HJA members volunteer by hosting wish celebrations for local kids whose wishes are sponsored by Jewelers for Children. HJA-member Honolulu Jewelry Co. allowed Shore and her siblings to tour the entire facility and gifted her a custom Hawaiian heirloom pendant necklace with her name on it. They watched the bench jeweler engrave an additional surfboard upon her request.

HJA members like Honolulu Jewelry Co. who participate in wish celebrations provide these kids with educational insight into their day-to-day operations by showing jewelry pieces, gemstones, diamonds, and machinery needed for production. At these events, wish kids are gifted a memorable piece of jewelry to serve as tokens of their wish journeys.

Read the full Press Release

 

The Minute Hand 1:03

The Minute Hand

Welcome to our ongoing series of short articles about watches which should only take a minute or two to read. We continue today with a brief discussion of watch crystals.


Watch Crystals


The crystal on a watch is the "glass" that covers the dial and hands.

There are basically 3 types of crystals used on watches these days. And really, only 2 of them are commonly used anymore.

  • Mineral Crystal - which is a fancy way of saying hardened glass. Even though hardened, it can be scratched by things like steel and brick so you should avoid scraping a mineral crystal against things. Advantages: low cost and better impact resistance than sapphire. Disadvantages: scratches somewhat easily and cannot be repaired (typically replaced if damaged).
  • Sapphire Crystals - man made, synthetic sapphire. They are chemically and structurally the same as  natural rubies and sapphires - all of which are corundum, an aluminium oxide. If a sapphire is red in color, it is a ruby. Otherwise any other color (including colorless as is used on watch crystals) is called a sapphire. So while we often think of sapphires as only being blue, this is not always the case.  The jewels in a watch movement are typically man-made rubies. So outside of their red color, they are the same material as a watch's transparent sapphire crystal over the dial and hands. Advantages: very hard (9 on the Mohs scale - where diamond is 10). Disadvantages: more costly than mineral crystal (glass) and it can be chipped or shattered more easily than hardened glass. One chipped, it can not be repaired (only replaced).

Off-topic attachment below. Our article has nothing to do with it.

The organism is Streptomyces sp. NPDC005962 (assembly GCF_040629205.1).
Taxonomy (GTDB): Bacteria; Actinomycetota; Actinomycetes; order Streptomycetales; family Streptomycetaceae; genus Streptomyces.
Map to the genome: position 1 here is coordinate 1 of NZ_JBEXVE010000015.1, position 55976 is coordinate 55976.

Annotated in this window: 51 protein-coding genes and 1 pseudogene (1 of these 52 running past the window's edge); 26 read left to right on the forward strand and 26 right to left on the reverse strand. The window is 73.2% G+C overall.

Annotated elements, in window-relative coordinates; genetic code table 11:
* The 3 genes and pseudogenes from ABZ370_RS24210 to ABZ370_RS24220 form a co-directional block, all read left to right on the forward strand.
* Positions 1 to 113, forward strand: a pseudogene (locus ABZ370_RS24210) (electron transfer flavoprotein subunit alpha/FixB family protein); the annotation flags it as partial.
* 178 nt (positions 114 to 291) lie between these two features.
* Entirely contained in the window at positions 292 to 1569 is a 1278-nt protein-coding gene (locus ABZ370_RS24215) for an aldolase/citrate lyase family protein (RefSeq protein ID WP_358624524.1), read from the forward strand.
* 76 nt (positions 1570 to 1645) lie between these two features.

• Plexiglass - an acrylic  plastic. A particular brand of plexiglass known as "Hesalite" has been used by Omega on their famous Speedmaster chronographs since they went to the moon with the Apollo astronauts Neil Armstrong and Buzz Aldrin in 1969. While it is possible to buy a new Speedmaster today with a plexiglass crystal, most new Speedmasters have sapphire crystals. Plexiglass has been used for watch crystals since the 1950s and is highly impact resistant. You can beat on a piece of plexiglass with a hammer and while you will no doubt deeply scratch it, it is extremely tough and shatter resistant. Even with normal use (no hammering), scratches are common on plexiglass crystals. However, using abrasives many scratches can be polished/buffed out. Advantages: low cost compared to sapphire and virtually unbreakable. Disadvantages: scratches very easily and is not as transparent as mineral crystal or sapphire.

Crystals may be flat or domed (curved). If a crystal is only domed on one side, it will act as a magnifier and will distort your view of the dial and hands. A double domed (curved top and bottom) crystal avoids distortion while still having a pleasing domed appearance and feel.

Anti-reflective (A/R) coating are often (but not always) applied to a watch crystal to help minimize unwanted reflections that make it harder to read the time. If applied to just one side, it will be coated on the bottom (inside) surface where it will avoid being scratched. A doubled coated crystal has A/R coating on both the top and bottom surfaces of a crystal. This does a better job of eliminating reflections but the top coating may be scratched as the coasting is not nearly as hard as the sapphire crystal upon which it is usually applied.

"Flame Fusion" is a marketing term used by low end watch brand Invicta for some of their crystals. This appears to just be a thin layer of sapphire applied on top of a piece of mineral glass. It is generally considered to be a low cost, inferior product compared to a true sapphire crystal.

Another, historically interesting, crystal material was a piece of natural quartz which was used on the famous "Marie Antoinette" watch made by Abraham-Louis Breguet (the most famous watchmaker of all time). This is probably the most famous watch of all and was not even completed during the lifetimes of either Marie Antoinette or Breguet. To read more about this fascinating watch, pick up a copy of the book  "Marie Antoinette's Watch" by John Biggs -  Available on Amazon.


Times up! That's all for today. Stay tuned to the Hawaii Jewelers Association website for the next installment of "The Minute Hand" with your host, Mark Carson of Mark Carson / Individual Design watches.